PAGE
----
The famous English actor Lawrence Olivier, so the story goes, had just pulled off the performance of a lifetime. After four curtain calls to standing ovations and raucous cheers from the audience, Olivier, to the surprise and bafflement of his fellow cast members, dashed backstage to his dressing room, locked the door, and refused to talk to anyone.

Finally, his long-time friend, the great actress Edith Evans who was co-starring with him, knocked gently and persistently on his door until he answered. “Larry, darling,” she said, “we don’t understand. You’ve just given one of the greatest performances I’ve ever seen. We’re all in absolute awe. The audience adores you and they’ll remember tonight for the rest of their lives. Why are you so upset?”

“Because,” came the bitter, emotion-choked reply through the door, “I don’t bloody know how I bloody did it!”

A mortgage company that has just broken its monthly loan volume record by 20% to crack, say, $12 million, may find itself in the same position as this genius of the stage. As the exultation at the numbers fades, a chief loan officer or sales manager in this situation is likely to get a sinking feeling. A new benchmark has been set, expectations have been created—and how are they going to be met next month?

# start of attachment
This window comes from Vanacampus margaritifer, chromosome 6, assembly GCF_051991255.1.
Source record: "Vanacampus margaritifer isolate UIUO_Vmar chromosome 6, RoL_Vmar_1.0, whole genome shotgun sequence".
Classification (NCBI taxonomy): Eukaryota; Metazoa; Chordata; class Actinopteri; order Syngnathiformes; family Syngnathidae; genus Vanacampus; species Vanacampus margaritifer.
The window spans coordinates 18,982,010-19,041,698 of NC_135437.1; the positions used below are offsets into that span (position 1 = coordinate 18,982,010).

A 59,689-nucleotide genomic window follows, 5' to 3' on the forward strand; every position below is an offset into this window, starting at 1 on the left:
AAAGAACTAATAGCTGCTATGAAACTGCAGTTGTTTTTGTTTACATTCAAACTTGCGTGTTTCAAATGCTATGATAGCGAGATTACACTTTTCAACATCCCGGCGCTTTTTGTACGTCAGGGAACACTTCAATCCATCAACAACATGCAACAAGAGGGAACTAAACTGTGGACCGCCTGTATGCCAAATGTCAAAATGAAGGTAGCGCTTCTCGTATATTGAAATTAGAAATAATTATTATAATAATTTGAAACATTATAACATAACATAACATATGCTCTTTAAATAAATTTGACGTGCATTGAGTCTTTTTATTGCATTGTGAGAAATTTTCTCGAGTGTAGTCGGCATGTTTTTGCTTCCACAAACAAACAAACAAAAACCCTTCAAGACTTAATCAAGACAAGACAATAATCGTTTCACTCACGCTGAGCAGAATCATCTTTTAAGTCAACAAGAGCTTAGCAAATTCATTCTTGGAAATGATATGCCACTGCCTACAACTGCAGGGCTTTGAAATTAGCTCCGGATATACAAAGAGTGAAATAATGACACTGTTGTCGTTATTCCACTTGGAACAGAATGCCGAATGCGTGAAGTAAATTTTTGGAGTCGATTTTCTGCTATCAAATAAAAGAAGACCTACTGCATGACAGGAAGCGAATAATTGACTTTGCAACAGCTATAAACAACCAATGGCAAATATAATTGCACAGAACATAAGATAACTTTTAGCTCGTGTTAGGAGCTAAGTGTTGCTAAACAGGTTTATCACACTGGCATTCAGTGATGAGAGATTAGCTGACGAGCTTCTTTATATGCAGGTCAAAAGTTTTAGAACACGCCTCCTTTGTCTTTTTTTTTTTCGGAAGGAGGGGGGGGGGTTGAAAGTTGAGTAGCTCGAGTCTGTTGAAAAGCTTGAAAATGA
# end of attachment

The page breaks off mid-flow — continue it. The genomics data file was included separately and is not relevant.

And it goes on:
The answer, simply, is optimal consistency. Of course “results may vary,” as the ads for weight-loss products cagily say—but the more variables you control as a sales organization, the less variability you encounter in business volume. That’s how optimal consistency is created—workflow by workflow, message by message.

And when your business processes have been carefully fine-tuned and made consistent, their results can be replicated. Each process in the organization should be meticulously broken down, optimized, and then standardized or scripted. A sales script is just a standardized conversation. Other processes, like lead revitalization, loan packages, stacking orders and processing protocols need to be standardized in the same way.

Consistency here also applies to a consistent lead flow. It’s okay to experiment with marketing—there are new channels opening all the time—as long as the organization already has consistent and effective base marketing strategy and procedures.

Jack Sumski, a legend in San Francisco Bay Area commercial real estate who was in the business from the 1950s through the 2000s, tells in a memoir something vital he learned early on from a mentor: “My friend then also told me of his and other salespersons’ experience that if they changed their prepared talk menus in any way, their income would decrease. The canned speech and exhibits must be learned and presented exactly word for word every time. What might have become boring to you, he reminded me, was being heard for the first time by your prospective client.”

This is sales wisdom for the ages. It’s also a gentle reminder that without consistent focus, effort, and discipline on the part of the people who comprise the organization—not just the salespeople and loan officers but the marketing department, IT, accounting, clerical support, and of course the leadership from the CEO on down—consistent and optimized processes won’t help, because they won’t be properly executed. In the end, that’s the consistency that matters most.

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